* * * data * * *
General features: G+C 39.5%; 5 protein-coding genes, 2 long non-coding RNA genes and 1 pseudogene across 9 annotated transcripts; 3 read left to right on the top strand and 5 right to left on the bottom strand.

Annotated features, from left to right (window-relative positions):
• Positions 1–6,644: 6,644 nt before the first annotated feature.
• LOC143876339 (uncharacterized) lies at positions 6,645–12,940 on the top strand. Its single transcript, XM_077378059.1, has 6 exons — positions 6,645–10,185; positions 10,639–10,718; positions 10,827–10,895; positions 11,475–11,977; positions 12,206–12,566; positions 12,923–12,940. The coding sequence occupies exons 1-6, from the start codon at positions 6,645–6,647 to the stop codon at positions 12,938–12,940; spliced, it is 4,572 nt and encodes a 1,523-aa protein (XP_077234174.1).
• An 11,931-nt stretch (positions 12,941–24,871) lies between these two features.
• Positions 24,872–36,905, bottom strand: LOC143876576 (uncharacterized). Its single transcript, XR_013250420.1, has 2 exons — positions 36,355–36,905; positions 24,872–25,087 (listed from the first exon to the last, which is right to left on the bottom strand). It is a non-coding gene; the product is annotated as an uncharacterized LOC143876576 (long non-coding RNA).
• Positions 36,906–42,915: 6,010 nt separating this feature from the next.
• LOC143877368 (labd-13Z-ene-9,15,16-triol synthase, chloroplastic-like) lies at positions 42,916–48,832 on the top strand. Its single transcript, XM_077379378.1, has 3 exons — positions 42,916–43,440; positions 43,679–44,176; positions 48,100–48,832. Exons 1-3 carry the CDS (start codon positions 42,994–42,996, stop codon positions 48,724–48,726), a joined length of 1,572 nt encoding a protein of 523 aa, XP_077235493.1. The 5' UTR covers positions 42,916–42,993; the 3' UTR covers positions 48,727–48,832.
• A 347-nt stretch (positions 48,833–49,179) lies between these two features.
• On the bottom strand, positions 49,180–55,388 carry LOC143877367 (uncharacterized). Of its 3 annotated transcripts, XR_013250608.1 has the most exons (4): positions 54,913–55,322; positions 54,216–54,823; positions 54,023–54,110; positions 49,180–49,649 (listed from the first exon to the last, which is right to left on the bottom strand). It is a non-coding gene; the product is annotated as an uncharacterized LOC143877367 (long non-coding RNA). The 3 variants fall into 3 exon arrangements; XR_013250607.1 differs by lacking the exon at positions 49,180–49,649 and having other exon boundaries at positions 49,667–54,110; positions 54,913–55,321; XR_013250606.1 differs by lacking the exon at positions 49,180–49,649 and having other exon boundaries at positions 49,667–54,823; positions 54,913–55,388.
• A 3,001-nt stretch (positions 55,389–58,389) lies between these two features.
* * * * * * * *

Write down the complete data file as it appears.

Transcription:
General features: G+C 39.5%; 5 protein-coding genes, 2 long non-coding RNA genes and 1 pseudogene across 9 annotated transcripts; 3 read left to right on the top strand and 5 right to left on the bottom strand.

Annotated features, from left to right (window-relative positions):
• Positions 1–6,644: 6,644 nt before the first annotated feature.
• LOC143876339 (uncharacterized) lies at positions 6,645–12,940 on the top strand. Its single transcript, XM_077378059.1, has 6 exons — positions 6,645–10,185; positions 10,639–10,718; positions 10,827–10,895; positions 11,475–11,977; positions 12,206–12,566; positions 12,923–12,940. The coding sequence occupies exons 1-6, from the start codon at positions 6,645–6,647 to the stop codon at positions 12,938–12,940; spliced, it is 4,572 nt and encodes a 1,523-aa protein (XP_077234174.1).
• An 11,931-nt stretch (positions 12,941–24,871) lies between these two features.
• Positions 24,872–36,905, bottom strand: LOC143876576 (uncharacterized). Its single transcript, XR_013250420.1, has 2 exons — positions 36,355–36,905; positions 24,872–25,087 (listed from the first exon to the last, which is right to left on the bottom strand). It is a non-coding gene; the product is annotated as an uncharacterized LOC143876576 (long non-coding RNA).
• Positions 36,906–42,915: 6,010 nt separating this feature from the next.
• LOC143877368 (labd-13Z-ene-9,15,16-triol synthase, chloroplastic-like) lies at positions 42,916–48,832 on the top strand. Its single transcript, XM_077379378.1, has 3 exons — positions 42,916–43,440; positions 43,679–44,176; positions 48,100–48,832. Exons 1-3 carry the CDS (start codon positions 42,994–42,996, stop codon positions 48,724–48,726), a joined length of 1,572 nt encoding a protein of 523 aa, XP_077235493.1. The 5' UTR covers positions 42,916–42,993; the 3' UTR covers positions 48,727–48,832.
• A 347-nt stretch (positions 48,833–49,179) lies between these two features.
• On the bottom strand, positions 49,180–55,388 carry LOC143877367 (uncharacterized). Of its 3 annotated transcripts, XR_013250608.1 has the most exons (4): positions 54,913–55,322; positions 54,216–54,823; positions 54,023–54,110; positions 49,180–49,649 (listed from the first exon to the last, which is right to left on the bottom strand). It is a non-coding gene; the product is annotated as an uncharacterized LOC143877367 (long non-coding RNA). The 3 variants fall into 3 exon arrangements; XR_013250607.1 differs by lacking the exon at positions 49,180–49,649 and having other exon boundaries at positions 49,667–54,110; positions 54,913–55,321; XR_013250606.1 differs by lacking the exon at positions 49,180–49,649 and having other exon boundaries at positions 49,667–54,823; positions 54,913–55,388.
• A 3,001-nt stretch (positions 55,389–58,389) lies between these two features.